It’s All Greek to Us! Lessons in Soul from Adonis

Living up to his name, shared with the Greek God, Adonis is really something spectacular. Not settling for just musician; the writer, producer, arranger, and singer has perfected his skills over a number of years, working with some of the most legendary names in music. Leagues ahead of many of his soul and pop contemporaries in terms of song-writing and performance, he is now striking out alone with his infectious sound.

His first single “My Different Lover” from the eagerly awaited album, “The Genies’ Out the Bottle” builds up the tension, making it harder and harder to wait for the release. Showcasing his spiritual philosophy as well as his musical skills. Moving away from the mainstream sex, scandals and break-ups, “My Different Lover” focuses on the deeply spiritual connection between two people. Taking influence from classic motown and soul and r&b from both 70s and 80s, the upbeat track is heightened even further by Adonis’ bass playing and multi-layered keyboards and vocals, giving a contemporary feel whilst still openly celebrating his influences.

Listen to “My Different Lover” here:

Piano-Shredder, Antonio Domingos, Plans Further Super-Human Feats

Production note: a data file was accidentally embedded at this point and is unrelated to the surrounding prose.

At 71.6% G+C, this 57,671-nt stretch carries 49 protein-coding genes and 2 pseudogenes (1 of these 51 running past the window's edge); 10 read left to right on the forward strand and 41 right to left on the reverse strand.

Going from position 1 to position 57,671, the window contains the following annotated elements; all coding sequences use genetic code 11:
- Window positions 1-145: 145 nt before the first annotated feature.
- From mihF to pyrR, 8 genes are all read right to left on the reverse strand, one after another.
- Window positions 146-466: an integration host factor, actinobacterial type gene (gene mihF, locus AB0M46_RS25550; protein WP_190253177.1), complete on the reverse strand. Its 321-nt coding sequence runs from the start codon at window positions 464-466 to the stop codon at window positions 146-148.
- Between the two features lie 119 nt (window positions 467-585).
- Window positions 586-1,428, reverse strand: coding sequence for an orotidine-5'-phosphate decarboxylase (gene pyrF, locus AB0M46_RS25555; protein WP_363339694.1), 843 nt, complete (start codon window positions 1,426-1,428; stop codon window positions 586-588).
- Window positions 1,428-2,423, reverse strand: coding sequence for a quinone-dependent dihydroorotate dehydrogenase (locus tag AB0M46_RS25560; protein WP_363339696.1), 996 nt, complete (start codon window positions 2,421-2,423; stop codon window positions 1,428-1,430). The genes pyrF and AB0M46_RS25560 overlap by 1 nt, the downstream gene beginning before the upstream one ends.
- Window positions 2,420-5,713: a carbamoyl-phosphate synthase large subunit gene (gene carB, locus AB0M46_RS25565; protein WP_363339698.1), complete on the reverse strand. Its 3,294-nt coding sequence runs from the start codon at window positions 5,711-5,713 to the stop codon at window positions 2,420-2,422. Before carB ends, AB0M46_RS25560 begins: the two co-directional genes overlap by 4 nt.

Recently we’ve learned that pianist, Antonio Domingos, has broken the world record for number of times two piano keys are hit in a minute – 824…which looks a bit like this:

He’s also made videos of him playing some of the world’s most challenging piano works at outrageous speeds, with more planned. In honour of Antonio, here are some more examples of record-breaking musicianship

Somehow, rather less impressive, the world’s fastest guitar player:

…the world’s fastest drummer:

…the world’s fastest violinist (or, alternatively, a novel way to make fire)

This is possibly barrel-scraping:

Roger Rudenstein’s Take on the World of Politics and Art

If anything has the casual music fan running for the hills, it’s opera. Long, difficult to follow, in an unfamiliar language, any excuse is given to avoid it. Thankfully, New Hampshire’s Roger Rudenstein has fused both satire and classic literature into his works, making them appealing to a far broader audience than ever before.

 Having already completed a major musical work based on the aftermath of the 9/11 bombings in America and being part-way through a four-part examination of the current Donald Trump administration, he managed to produce a two-and-a-half hour epic taking its inspiration from the classic James Joyce novel, Ulysses. As you do.

Sung in English and using excerpts of Joyce’s own text from the novel, his creation is a brilliant introduction to opera for the uninitiated, or a superb shot in the arm for those opera fans who have become jaded with the familiar formula. Having received rave reviews in America, including the New York Time, Roger is now hoping to welcome a legion of European fans to his never predictable world.